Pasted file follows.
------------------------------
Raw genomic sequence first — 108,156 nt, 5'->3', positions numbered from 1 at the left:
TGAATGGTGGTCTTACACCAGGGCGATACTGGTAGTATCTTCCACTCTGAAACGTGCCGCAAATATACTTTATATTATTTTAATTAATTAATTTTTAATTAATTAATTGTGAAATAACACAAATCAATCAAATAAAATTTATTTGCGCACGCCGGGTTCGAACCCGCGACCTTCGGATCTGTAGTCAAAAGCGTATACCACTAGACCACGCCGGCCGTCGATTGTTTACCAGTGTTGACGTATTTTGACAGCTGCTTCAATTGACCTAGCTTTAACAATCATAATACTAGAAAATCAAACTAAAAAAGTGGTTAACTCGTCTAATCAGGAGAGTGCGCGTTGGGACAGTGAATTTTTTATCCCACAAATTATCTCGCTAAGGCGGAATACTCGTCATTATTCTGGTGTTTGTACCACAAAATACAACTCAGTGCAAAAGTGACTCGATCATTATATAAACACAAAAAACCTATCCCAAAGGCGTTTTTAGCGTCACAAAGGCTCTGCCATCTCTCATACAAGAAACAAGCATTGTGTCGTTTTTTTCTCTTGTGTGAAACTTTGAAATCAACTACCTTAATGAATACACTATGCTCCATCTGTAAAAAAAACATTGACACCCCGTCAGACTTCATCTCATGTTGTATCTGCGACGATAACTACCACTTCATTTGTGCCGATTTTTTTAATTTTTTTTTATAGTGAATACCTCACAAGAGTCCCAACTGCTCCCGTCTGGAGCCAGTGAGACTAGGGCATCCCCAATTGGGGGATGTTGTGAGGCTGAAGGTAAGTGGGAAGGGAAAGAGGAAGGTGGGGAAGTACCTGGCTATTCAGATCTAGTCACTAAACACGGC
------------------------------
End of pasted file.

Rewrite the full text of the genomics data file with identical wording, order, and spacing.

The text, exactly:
Raw genomic sequence first — 108,156 nt, 5'->3', positions numbered from 1 at the left:
TGAATGGTGGTCTTACACCAGGGCGATACTGGTAGTATCTTCCACTCTGAAACGTGCCGCAAATATACTTTATATTATTTTAATTAATTAATTTTTAATTAATTAATTGTGAAATAACACAAATCAATCAAATAAAATTTATTTGCGCACGCCGGGTTCGAACCCGCGACCTTCGGATCTGTAGTCAAAAGCGTATACCACTAGACCACGCCGGCCGTCGATTGTTTACCAGTGTTGACGTATTTTGACAGCTGCTTCAATTGACCTAGCTTTAACAATCATAATACTAGAAAATCAAACTAAAAAAGTGGTTAACTCGTCTAATCAGGAGAGTGCGCGTTGGGACAGTGAATTTTTTATCCCACAAATTATCTCGCTAAGGCGGAATACTCGTCATTATTCTGGTGTTTGTACCACAAAATACAACTCAGTGCAAAAGTGACTCGATCATTATATAAACACAAAAAACCTATCCCAAAGGCGTTTTTAGCGTCACAAAGGCTCTGCCATCTCTCATACAAGAAACAAGCATTGTGTCGTTTTTTTCTCTTGTGTGAAACTTTGAAATCAACTACCTTAATGAATACACTATGCTCCATCTGTAAAAAAAACATTGACACCCCGTCAGACTTCATCTCATGTTGTATCTGCGACGATAACTACCACTTCATTTGTGCCGATTTTTTTAATTTTTTTTTATAGTGAATACCTCACAAGAGTCCCAACTGCTCCCGTCTGGAGCCAGTGAGACTAGGGCATCCCCAATTGGGGGATGTTGTGAGGCTGAAGGTAAGTGGGAAGGGAAAGAGGAAGGTGGGGAAGTACCTGGCTATTCAGATCTAGTCACTAAACACGGC